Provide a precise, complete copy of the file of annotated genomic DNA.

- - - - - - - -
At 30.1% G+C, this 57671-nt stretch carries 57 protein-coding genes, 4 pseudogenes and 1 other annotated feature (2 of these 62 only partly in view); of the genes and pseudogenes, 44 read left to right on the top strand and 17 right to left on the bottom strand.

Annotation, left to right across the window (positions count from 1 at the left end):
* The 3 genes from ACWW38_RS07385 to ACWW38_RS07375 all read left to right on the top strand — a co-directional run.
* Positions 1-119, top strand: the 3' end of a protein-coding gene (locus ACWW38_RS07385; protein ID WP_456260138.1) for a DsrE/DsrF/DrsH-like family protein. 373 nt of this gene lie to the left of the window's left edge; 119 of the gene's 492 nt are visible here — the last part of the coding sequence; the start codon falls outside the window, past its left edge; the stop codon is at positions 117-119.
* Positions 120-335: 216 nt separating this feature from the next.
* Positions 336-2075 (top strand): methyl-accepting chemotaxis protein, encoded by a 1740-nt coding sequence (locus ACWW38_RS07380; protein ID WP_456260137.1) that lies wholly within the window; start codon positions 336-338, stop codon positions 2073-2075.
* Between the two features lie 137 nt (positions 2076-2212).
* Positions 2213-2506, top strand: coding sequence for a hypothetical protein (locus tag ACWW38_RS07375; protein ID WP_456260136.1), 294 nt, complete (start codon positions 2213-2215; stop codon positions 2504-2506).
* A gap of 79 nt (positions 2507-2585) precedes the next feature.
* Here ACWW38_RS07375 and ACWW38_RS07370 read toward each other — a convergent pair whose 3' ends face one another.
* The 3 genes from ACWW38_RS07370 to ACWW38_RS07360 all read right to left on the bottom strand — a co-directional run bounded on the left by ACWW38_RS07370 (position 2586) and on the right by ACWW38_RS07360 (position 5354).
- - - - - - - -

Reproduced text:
At 30.1% G+C, this 57671-nt stretch carries 57 protein-coding genes, 4 pseudogenes and 1 other annotated feature (2 of these 62 only partly in view); of the genes and pseudogenes, 44 read left to right on the top strand and 17 right to left on the bottom strand.

Annotation, left to right across the window (positions count from 1 at the left end):
* The 3 genes from ACWW38_RS07385 to ACWW38_RS07375 all read left to right on the top strand — a co-directional run.
* Positions 1-119, top strand: the 3' end of a protein-coding gene (locus ACWW38_RS07385; protein ID WP_456260138.1) for a DsrE/DsrF/DrsH-like family protein. 373 nt of this gene lie to the left of the window's left edge; 119 of the gene's 492 nt are visible here — the last part of the coding sequence; the start codon falls outside the window, past its left edge; the stop codon is at positions 117-119.
* Positions 120-335: 216 nt separating this feature from the next.
* Positions 336-2075 (top strand): methyl-accepting chemotaxis protein, encoded by a 1740-nt coding sequence (locus ACWW38_RS07380; protein ID WP_456260137.1) that lies wholly within the window; start codon positions 336-338, stop codon positions 2073-2075.
* Between the two features lie 137 nt (positions 2076-2212).
* Positions 2213-2506, top strand: coding sequence for a hypothetical protein (locus tag ACWW38_RS07375; protein ID WP_456260136.1), 294 nt, complete (start codon positions 2213-2215; stop codon positions 2504-2506).
* A gap of 79 nt (positions 2507-2585) precedes the next feature.
* Here ACWW38_RS07375 and ACWW38_RS07370 read toward each other — a convergent pair whose 3' ends face one another.
* The 3 genes from ACWW38_RS07370 to ACWW38_RS07360 all read right to left on the bottom strand — a co-directional run bounded on the left by ACWW38_RS07370 (position 2586) and on the right by ACWW38_RS07360 (position 5354).